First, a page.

Editorial: BitCoins & LiteCoins; Mining the Future?
We have a slightly off-topic story to share with you guys today, but it is a subject that is garnering great interest around the world especially in the technology and financial sectors. That subject is the new internet digital currency called bitcoins and/or litecoins. Interest in this subject has been growing at a rapid pace and it has even been showing up in the main-stream media very often lately. News organizations from Yahoo! and Bloomberg to CNNMoney and the Wall Street Journal have been increasing their coverage of the strange virtual money phenomenon.
If you haven’t heard of bitcoins or litecoins, don’t feel too bad, it’s still a fledgling trend despite having been around since 2009. Furthermore, it has mostly been the purview of very computer/tech savvy folks. Let me attempt a brief and crude summation to help you understand the concept. A developer using the pseudonym Satoshi Nakamoto created bitcoins in 2009. The true identity of this developer has still never been conclusively found. The idea he/she started was a digital virtual currency that exists because of its relative value due to its rarity and the faith that backers are willing to put into it. This virtual currency has no central banking nor any controlling central authority. It instead relies on peer-to-peer network sharing. No one knows who actually started it, nor why, but it appears it was an idea to create a truly democratized monetary system.
The bitcoin supply comes from an automated system and given to servers. The way you get bitcoins is by “mining” them. The way you mine them is by running the bitcoin peer-to-peer mining client software on your computer. This software crunches algorithms used for public key cryptography which are based on “one-way” mathematical relationships. The system then logs when you have found a piece of a bitcoin. Once you have enough pieces of a bitcoin, you have a whole bitcoin. These bitcoins are actually being used as viable currency by some online venues, thus it has value in the real world. Currently one bitcoin is worth about $180-190 in US dollars. It all sounds terribly complicated and almost scary, but the reality is far from nefarious. The algorithms and encryptions being used are already known and completely open, so those CPU/GPU cycles aren’t being funneled away by some secret organization.
To put it in laymans terms, it’s kind of like a virtual gold rush, only this gold has already been created in the virtual world of the computer. The algorithm (gold) is in a finite amount of 21 million bitcoins, and is set to run out in 2140. Miners leave their computers on crunching numbers to try to mine these virtual flecks of bitcoin-gold in an attempt to gain more, hoping their time spent mining will pay off. Imagine that you are mining in your backyard for physical gold. It takes a pick and shovel and your energy to dig for it, which results in finding the gold or not. With bitcoins you use your computer as your pick and shovel and the electricity to run it as the energy you expend to find these little bits of electronic gold.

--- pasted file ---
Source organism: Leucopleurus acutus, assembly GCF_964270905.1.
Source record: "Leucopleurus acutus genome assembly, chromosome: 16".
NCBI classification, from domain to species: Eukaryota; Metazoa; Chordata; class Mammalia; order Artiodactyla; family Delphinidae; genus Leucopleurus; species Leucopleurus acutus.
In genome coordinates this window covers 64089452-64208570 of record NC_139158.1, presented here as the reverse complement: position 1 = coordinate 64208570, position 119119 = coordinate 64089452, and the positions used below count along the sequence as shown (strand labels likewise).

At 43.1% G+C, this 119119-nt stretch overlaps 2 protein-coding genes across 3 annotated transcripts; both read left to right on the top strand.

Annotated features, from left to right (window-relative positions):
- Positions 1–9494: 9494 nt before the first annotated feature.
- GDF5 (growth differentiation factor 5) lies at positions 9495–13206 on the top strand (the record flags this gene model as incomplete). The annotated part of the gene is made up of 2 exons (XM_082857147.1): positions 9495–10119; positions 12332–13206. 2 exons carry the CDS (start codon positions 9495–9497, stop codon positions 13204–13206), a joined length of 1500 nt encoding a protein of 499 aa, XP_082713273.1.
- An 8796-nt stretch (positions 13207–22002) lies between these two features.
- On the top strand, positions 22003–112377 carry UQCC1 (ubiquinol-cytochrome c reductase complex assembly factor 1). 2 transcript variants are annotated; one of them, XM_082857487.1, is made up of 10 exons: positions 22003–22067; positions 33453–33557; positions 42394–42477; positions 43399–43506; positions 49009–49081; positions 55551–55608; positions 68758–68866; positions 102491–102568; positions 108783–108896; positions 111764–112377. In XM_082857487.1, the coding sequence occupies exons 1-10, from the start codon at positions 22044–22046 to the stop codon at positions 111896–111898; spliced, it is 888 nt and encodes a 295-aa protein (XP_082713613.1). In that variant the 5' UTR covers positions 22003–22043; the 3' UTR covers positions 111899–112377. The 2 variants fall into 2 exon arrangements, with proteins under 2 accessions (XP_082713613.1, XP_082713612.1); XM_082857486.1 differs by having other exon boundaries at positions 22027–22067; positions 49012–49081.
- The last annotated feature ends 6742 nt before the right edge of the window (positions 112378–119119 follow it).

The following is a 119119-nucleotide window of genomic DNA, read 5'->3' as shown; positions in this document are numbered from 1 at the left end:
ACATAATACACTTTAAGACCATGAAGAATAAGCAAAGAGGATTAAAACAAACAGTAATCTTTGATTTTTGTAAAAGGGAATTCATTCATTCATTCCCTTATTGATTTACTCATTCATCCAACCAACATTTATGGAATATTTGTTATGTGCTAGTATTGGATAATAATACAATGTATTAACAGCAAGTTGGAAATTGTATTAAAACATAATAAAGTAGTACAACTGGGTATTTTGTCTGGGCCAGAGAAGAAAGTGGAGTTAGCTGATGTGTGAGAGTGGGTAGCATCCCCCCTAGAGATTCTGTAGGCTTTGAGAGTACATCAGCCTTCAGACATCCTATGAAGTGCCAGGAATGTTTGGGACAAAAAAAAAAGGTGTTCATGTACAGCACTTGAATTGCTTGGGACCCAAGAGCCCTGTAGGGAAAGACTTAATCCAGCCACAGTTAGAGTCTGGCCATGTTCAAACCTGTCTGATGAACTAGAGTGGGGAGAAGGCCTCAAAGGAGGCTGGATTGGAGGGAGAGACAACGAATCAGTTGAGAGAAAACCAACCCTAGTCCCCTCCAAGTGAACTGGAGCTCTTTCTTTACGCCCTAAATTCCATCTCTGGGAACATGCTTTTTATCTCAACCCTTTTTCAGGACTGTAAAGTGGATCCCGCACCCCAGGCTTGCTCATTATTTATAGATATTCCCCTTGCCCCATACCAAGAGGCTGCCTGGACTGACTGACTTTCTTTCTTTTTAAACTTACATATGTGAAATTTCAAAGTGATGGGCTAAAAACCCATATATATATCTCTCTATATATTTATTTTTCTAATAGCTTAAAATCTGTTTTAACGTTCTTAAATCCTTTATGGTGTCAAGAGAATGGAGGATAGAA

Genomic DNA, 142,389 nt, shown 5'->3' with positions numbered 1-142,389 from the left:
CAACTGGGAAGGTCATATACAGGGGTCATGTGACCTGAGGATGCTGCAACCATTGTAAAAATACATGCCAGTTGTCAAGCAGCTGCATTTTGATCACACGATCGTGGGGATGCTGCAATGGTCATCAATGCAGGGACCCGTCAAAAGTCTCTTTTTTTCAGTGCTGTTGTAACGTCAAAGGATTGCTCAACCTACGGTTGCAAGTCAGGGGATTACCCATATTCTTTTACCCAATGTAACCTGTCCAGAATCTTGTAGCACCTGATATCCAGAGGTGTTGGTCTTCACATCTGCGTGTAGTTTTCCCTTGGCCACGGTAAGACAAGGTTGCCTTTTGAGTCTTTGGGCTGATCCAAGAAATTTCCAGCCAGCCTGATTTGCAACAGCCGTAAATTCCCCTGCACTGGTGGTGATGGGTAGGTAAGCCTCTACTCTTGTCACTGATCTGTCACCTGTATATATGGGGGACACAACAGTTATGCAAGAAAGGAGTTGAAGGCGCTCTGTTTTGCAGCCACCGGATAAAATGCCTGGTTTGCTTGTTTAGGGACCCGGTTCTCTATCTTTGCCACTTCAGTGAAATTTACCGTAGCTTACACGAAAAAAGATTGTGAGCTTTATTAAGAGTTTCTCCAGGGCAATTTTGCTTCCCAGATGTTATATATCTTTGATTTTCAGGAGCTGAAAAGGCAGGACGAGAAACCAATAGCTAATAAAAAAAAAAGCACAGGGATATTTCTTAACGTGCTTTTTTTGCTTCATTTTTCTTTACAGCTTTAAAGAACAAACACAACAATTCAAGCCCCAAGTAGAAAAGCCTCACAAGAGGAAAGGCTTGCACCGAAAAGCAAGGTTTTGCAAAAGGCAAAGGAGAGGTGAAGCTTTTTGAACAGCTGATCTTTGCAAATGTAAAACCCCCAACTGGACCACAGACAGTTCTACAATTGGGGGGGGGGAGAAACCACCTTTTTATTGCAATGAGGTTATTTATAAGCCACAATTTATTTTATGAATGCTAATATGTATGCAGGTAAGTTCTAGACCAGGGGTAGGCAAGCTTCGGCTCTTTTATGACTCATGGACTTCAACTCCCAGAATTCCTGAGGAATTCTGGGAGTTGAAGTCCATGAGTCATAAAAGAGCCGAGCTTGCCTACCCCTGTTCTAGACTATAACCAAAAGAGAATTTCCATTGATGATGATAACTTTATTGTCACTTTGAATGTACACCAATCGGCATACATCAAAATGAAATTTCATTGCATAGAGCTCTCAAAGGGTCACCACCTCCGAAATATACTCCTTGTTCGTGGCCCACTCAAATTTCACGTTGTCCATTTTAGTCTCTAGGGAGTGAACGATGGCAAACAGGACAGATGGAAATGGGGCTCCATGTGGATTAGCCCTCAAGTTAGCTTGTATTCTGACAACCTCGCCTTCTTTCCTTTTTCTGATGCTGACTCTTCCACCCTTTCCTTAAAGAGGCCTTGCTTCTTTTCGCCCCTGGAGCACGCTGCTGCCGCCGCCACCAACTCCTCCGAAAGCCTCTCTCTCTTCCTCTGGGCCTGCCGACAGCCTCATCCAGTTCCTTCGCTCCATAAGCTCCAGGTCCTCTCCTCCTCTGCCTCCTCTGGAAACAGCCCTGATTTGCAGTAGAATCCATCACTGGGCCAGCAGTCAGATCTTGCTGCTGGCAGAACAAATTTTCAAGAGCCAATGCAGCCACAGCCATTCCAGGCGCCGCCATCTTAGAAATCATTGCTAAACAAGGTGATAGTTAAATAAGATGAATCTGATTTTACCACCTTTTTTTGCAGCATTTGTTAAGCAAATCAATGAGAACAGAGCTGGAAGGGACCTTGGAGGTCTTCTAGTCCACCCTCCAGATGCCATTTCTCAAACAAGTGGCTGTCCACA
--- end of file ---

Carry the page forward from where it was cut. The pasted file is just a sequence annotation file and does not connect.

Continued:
There is one caveat to this. The algorithm that started the bitcoins is designed to get exponentially harder as time progresses and more bitcoins are mined. This basically means it becomes harder and harder to find the pockets of gold.
Now, it’s important to make a quick distinction. Bitcoins started this internet currency idea, but there is a new version 2.0 of them called litecoins. Litecoins use the same concept, but the algorithms were designed to make data mining easier for the layman. There is a good reason for this, and that is because it is likely no longer profitable for the average person to mine for bitcoins. It requires electricity and a powerful computer rig. Currently there are organizations that have sprouted up using specialized hardware to mine the bitcoins. They can operate in ways that the average home computer cannot. Furthermore, at the current difficulty “level” for the mining of bitcoins, the amount of bitcoins an individual could mine would actually cost more in electricity than it is worth. Although litecoins aren’t worth nearly as much as bitcoins ($4.50 versus $188), it is still much easier to mine for litecoins, and the calculations are designed so that specialized hardware will not have as much of an edge.
Ultimately, the bitcoins & litecoins concept seems like an interesting trend, and many financial experts have weighed in calling it a huge bubble waiting to burst. While that is a distinct possibility, it still opens up a world of intriguing philosophical conversations about the nature of currency and even the nature of reality. The imagination begins to wonder what the world will be like in another 10-20 years with the advent of digital currencies. If a virtual digital currency like bitcoins or litecoins really takes off in a big way, and the world starts utilizing this currency in a more mainstream manner, what does that mean for the currency of individual countries? Could we be seeing the infancy of a future global currency that could change the world’s financial markets forever, or is it just a passing fad?
We wanted to see what you guys think of this trend, and how many of you are mining for little bits of electronic gold. We also wanted to share our dedicated sections on the subject. We created several sections and links to resources to help you understand it better and have a place to discuss it within the Forum Foundry family.
Here’s a link to our main Bitcoin/Litecoin section here at PureOverclock.com: http://forums.pureoverclock.com/digital-currency-forums/